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Illustration: Aïda Amer/Axios. Photos: Spencer Platt/Getty Staff, Joe Raedle/Getty Staff

MANCHESTER, N.H.— The political market is rendering two unambiguous trend lines: Mike Bloomberg's TV monopoly is fueling his surge into the top tier of Democratic presidential rivals, and cash-strapped Joe Biden is crashing.

State of play: The billionaire and former New York mayor is achieving a critical mass in national polls and capturing the attention of the media, establishment Democrats (and Republicans) and the betting market. And the former vice president is dropping in those same metrics.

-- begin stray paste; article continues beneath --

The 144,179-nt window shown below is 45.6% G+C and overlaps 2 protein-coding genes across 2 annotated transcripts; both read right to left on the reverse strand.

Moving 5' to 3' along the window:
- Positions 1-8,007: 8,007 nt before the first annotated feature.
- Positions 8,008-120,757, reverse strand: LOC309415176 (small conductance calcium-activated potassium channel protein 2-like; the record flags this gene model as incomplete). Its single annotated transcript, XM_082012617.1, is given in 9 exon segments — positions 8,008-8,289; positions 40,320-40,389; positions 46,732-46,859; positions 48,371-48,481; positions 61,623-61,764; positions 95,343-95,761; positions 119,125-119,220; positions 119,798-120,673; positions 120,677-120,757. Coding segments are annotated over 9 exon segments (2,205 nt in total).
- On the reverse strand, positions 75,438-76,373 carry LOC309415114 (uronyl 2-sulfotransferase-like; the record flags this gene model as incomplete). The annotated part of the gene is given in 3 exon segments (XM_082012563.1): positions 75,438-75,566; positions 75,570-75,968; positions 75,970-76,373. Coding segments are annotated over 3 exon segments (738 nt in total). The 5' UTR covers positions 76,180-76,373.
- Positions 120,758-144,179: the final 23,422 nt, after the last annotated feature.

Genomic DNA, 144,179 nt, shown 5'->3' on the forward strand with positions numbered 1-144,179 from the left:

The big picture: Bernie Sanders and Pete Buttigieg are the candidates to beat today in New Hampshire — but beneath the surface, the Bloomberg and Biden trends are the ones to watch.

  • State polling and our conversations with voters and campaigns show Biden at risk of finishing here as low as fifth, behind Elizabeth Warren and Amy Klobuchar. That could imperil the firewall he's always counted on from black voters in the South Carolina primary at the end of this month.
  • Bloomberg, who jumped in the race late, is skipping the first four states to focus on Super Tuesday and beyond.

A Quinnipiac University poll out Monday found "Biden no longer dominates on the key question of electability," with 27% of national Democratic or Dem-leaning voters giving Biden the best chance of beating President Trump — a steep drop from 44% just two weeks ago.

  • Sanders was second with 24%. Bloomberg was third with 17% — up from 9% in late January, and ahead of Buttigieg, Warren and Klobuchar.